Fitness Basics: Dance Your Way to Fitness (cont.)
"So many people are dissuaded from workout programs. But they can dance -- even at home. Get up during a commercial and dance around. Do 10 minutes of dancing every morning and evening."
"You don't see too many overweight square dancers or ballroom dancers," Endress tells WebMD. "You work up a sweat! I took it in college, so I can vouch for that. Swing dancing and jitterbug -- those are fun dances, a good workout, and most people learn them quickly."
Dancing is considered a moderate-intensity exercise, he says.
"You're moving your body up to an hour at a time. Anyone doing that will burn 200, 300 calories. It's endurance that's doing the calorie burn."
Swing dancing "will get your heart rate up pretty high," Endress adds. "Rock and techno dancing are low-impact aerobics. But the intensity depends on how vigorous you want to be."
If your club dancing is intense -- say, with foot-stomping plus crazy-fast arms -- you could really get a good workout.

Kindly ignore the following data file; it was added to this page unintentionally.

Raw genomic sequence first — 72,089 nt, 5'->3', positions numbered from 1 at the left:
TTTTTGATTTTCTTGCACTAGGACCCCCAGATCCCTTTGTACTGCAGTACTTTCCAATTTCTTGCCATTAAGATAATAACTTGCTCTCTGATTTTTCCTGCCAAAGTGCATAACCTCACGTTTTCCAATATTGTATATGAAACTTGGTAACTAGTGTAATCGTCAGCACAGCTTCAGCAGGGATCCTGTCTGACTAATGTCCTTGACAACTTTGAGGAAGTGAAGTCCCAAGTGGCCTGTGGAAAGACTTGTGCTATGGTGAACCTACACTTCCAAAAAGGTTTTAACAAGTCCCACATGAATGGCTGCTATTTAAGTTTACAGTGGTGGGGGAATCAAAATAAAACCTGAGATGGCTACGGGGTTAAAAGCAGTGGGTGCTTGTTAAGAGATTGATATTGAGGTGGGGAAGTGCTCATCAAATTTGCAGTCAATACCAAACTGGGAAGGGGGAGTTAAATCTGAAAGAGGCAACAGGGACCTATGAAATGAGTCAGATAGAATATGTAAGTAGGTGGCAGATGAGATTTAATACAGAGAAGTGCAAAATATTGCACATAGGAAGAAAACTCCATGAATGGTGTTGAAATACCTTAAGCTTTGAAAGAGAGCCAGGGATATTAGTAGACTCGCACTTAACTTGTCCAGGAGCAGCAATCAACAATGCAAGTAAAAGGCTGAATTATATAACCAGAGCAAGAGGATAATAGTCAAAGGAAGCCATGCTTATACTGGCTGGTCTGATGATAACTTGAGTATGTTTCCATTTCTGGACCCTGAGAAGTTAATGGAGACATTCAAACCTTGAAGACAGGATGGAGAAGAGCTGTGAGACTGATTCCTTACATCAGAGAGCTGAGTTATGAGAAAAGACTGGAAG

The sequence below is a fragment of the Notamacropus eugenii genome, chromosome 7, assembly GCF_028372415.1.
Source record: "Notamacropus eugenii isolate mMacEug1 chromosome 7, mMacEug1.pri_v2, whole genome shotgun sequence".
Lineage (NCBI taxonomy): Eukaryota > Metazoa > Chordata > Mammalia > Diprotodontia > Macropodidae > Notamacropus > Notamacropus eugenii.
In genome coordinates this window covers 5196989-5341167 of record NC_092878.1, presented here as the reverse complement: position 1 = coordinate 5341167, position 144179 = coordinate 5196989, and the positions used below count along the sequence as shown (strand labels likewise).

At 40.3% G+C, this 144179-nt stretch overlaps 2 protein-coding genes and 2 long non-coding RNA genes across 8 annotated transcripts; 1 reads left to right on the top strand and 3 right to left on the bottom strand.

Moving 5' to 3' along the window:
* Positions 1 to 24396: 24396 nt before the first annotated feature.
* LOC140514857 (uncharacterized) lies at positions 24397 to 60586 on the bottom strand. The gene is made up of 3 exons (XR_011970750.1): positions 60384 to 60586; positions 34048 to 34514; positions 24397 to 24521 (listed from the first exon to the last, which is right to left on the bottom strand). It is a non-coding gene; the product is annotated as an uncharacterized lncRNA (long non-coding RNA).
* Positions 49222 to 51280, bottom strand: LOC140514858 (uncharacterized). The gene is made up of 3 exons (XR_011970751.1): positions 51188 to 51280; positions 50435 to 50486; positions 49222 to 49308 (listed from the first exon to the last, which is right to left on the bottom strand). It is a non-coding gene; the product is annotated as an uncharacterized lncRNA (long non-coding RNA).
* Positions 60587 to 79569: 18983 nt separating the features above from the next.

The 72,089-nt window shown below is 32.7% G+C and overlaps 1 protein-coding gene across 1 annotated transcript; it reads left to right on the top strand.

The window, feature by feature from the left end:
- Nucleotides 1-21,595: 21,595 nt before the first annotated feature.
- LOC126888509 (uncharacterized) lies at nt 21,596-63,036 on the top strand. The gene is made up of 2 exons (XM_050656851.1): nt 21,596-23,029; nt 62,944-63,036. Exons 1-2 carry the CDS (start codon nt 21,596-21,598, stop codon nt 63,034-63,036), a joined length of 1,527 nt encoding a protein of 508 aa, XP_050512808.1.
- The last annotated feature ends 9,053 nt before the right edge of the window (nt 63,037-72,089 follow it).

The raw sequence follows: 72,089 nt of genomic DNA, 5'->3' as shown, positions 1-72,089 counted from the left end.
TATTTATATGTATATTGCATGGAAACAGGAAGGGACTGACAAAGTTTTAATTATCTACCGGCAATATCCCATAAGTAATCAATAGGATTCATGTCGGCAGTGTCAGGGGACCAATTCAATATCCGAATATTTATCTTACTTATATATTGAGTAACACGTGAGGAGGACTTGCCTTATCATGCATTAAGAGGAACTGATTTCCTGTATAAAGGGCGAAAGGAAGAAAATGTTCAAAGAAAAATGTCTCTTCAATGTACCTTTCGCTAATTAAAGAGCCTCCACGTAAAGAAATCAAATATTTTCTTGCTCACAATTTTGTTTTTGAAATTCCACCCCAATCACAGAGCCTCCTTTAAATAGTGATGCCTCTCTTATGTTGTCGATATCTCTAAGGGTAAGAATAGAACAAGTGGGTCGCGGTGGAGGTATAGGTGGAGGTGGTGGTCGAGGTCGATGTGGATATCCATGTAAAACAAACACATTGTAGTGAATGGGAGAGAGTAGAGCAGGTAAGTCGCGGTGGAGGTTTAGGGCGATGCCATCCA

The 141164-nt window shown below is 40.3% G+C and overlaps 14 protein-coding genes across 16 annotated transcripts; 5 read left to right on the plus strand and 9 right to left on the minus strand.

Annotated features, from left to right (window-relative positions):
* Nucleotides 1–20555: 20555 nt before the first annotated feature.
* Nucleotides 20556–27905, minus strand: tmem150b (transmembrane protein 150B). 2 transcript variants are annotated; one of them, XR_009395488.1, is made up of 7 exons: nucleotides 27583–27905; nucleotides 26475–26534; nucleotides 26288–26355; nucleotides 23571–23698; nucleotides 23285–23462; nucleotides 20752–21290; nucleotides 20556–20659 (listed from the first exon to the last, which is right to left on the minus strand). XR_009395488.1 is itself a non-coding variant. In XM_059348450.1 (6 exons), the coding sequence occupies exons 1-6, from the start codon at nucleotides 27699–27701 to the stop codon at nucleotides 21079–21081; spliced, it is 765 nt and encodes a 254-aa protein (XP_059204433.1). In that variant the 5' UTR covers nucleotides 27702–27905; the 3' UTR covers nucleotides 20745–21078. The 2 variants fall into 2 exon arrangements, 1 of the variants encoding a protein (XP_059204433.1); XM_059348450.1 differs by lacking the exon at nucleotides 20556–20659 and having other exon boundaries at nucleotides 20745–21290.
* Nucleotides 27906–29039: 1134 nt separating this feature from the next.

"The goal is to exercise so that you increase your heart rate over 30 minutes to where you can just barely talk comfortably," says Sperling.
One word of advice: even if you love dancing, it's best to mix things up a bit, Sperling adds. "Combine a bunch of [activities] like dancing, walking, jogging, swimming, playing tennis," he says. "They're all very beneficial."
Originally published Mar. 06, 2005
SOURCES: Consumer Reports, January 2005. Laurence Sperling, MD, medical director of preventive cardiology, Emory Clinic, Atlanta. Rebecca Miller, Lovejoy, Ga. Judi Sheppard Missett, founder and CEO, Jazzercise, Chicago. Gerald Endress, MS, clinical exercise physiologist and director, Duke Diet and Fitness Center, Duke University Medical Center, Durham, N.C. Josie Gardner, exercise physiologist; spokesperson, American Council on Exercise, Massachusetts.
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